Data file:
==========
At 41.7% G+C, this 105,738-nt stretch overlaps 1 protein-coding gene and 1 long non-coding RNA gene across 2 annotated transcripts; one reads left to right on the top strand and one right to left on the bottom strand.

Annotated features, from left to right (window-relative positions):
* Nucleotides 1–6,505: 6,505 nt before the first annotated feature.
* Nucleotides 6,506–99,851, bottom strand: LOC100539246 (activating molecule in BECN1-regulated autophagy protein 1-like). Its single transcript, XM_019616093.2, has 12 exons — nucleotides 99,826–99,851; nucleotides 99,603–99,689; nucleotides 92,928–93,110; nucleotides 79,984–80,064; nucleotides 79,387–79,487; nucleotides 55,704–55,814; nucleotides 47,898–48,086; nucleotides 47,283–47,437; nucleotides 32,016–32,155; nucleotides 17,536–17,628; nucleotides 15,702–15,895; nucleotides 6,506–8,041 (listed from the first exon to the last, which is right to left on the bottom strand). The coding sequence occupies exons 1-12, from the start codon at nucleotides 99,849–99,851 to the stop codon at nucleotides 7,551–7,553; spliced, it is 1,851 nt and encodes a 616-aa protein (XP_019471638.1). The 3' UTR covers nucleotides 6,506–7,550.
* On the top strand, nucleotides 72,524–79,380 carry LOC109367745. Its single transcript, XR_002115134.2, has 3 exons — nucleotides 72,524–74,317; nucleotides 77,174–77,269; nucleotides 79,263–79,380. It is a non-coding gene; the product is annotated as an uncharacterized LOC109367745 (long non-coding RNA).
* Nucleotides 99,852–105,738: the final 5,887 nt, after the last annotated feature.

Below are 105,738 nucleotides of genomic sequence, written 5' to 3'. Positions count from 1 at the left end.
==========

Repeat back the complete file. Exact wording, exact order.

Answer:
At 41.7% G+C, this 105,738-nt stretch overlaps 1 protein-coding gene and 1 long non-coding RNA gene across 2 annotated transcripts; one reads left to right on the top strand and one right to left on the bottom strand.

Annotated features, from left to right (window-relative positions):
* Nucleotides 1–6,505: 6,505 nt before the first annotated feature.
* Nucleotides 6,506–99,851, bottom strand: LOC100539246 (activating molecule in BECN1-regulated autophagy protein 1-like). Its single transcript, XM_019616093.2, has 12 exons — nucleotides 99,826–99,851; nucleotides 99,603–99,689; nucleotides 92,928–93,110; nucleotides 79,984–80,064; nucleotides 79,387–79,487; nucleotides 55,704–55,814; nucleotides 47,898–48,086; nucleotides 47,283–47,437; nucleotides 32,016–32,155; nucleotides 17,536–17,628; nucleotides 15,702–15,895; nucleotides 6,506–8,041 (listed from the first exon to the last, which is right to left on the bottom strand). The coding sequence occupies exons 1-12, from the start codon at nucleotides 99,849–99,851 to the stop codon at nucleotides 7,551–7,553; spliced, it is 1,851 nt and encodes a 616-aa protein (XP_019471638.1). The 3' UTR covers nucleotides 6,506–7,550.
* On the top strand, nucleotides 72,524–79,380 carry LOC109367745. Its single transcript, XR_002115134.2, has 3 exons — nucleotides 72,524–74,317; nucleotides 77,174–77,269; nucleotides 79,263–79,380. It is a non-coding gene; the product is annotated as an uncharacterized LOC109367745 (long non-coding RNA).
* Nucleotides 99,852–105,738: the final 5,887 nt, after the last annotated feature.

Below are 105,738 nucleotides of genomic sequence, written 5' to 3'. Positions count from 1 at the left end.